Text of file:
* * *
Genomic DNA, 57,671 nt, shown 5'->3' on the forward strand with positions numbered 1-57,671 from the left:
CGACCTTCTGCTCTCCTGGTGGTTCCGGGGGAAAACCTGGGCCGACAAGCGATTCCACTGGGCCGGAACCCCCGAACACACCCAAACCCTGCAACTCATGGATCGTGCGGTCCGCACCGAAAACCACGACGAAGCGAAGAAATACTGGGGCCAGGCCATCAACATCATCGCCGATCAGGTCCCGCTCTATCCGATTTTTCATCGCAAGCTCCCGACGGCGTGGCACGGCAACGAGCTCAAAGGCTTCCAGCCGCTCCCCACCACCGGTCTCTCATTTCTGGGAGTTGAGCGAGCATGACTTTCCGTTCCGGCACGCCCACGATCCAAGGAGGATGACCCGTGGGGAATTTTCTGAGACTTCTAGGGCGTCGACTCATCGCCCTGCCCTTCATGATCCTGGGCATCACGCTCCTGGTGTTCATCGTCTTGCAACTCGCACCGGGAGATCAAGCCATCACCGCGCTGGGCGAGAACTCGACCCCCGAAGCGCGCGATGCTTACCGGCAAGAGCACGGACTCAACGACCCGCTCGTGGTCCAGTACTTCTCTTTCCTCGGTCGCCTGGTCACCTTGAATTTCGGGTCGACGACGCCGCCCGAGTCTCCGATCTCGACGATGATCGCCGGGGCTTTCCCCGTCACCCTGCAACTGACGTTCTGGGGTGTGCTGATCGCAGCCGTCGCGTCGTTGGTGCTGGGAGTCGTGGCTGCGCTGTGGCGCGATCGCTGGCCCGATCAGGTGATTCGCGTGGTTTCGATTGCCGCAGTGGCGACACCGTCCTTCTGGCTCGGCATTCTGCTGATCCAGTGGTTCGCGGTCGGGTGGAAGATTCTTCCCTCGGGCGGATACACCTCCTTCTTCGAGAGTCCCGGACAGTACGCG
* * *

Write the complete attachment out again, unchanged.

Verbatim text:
Genomic DNA, 57,671 nt, shown 5'->3' on the forward strand with positions numbered 1-57,671 from the left:
CGACCTTCTGCTCTCCTGGTGGTTCCGGGGGAAAACCTGGGCCGACAAGCGATTCCACTGGGCCGGAACCCCCGAACACACCCAAACCCTGCAACTCATGGATCGTGCGGTCCGCACCGAAAACCACGACGAAGCGAAGAAATACTGGGGCCAGGCCATCAACATCATCGCCGATCAGGTCCCGCTCTATCCGATTTTTCATCGCAAGCTCCCGACGGCGTGGCACGGCAACGAGCTCAAAGGCTTCCAGCCGCTCCCCACCACCGGTCTCTCATTTCTGGGAGTTGAGCGAGCATGACTTTCCGTTCCGGCACGCCCACGATCCAAGGAGGATGACCCGTGGGGAATTTTCTGAGACTTCTAGGGCGTCGACTCATCGCCCTGCCCTTCATGATCCTGGGCATCACGCTCCTGGTGTTCATCGTCTTGCAACTCGCACCGGGAGATCAAGCCATCACCGCGCTGGGCGAGAACTCGACCCCCGAAGCGCGCGATGCTTACCGGCAAGAGCACGGACTCAACGACCCGCTCGTGGTCCAGTACTTCTCTTTCCTCGGTCGCCTGGTCACCTTGAATTTCGGGTCGACGACGCCGCCCGAGTCTCCGATCTCGACGATGATCGCCGGGGCTTTCCCCGTCACCCTGCAACTGACGTTCTGGGGTGTGCTGATCGCAGCCGTCGCGTCGTTGGTGCTGGGAGTCGTGGCTGCGCTGTGGCGCGATCGCTGGCCCGATCAGGTGATTCGCGTGGTTTCGATTGCCGCAGTGGCGACACCGTCCTTCTGGCTCGGCATTCTGCTGATCCAGTGGTTCGCGGTCGGGTGGAAGATTCTTCCCTCGGGCGGATACACCTCCTTCTTCGAGAGTCCCGGACAGTACGCG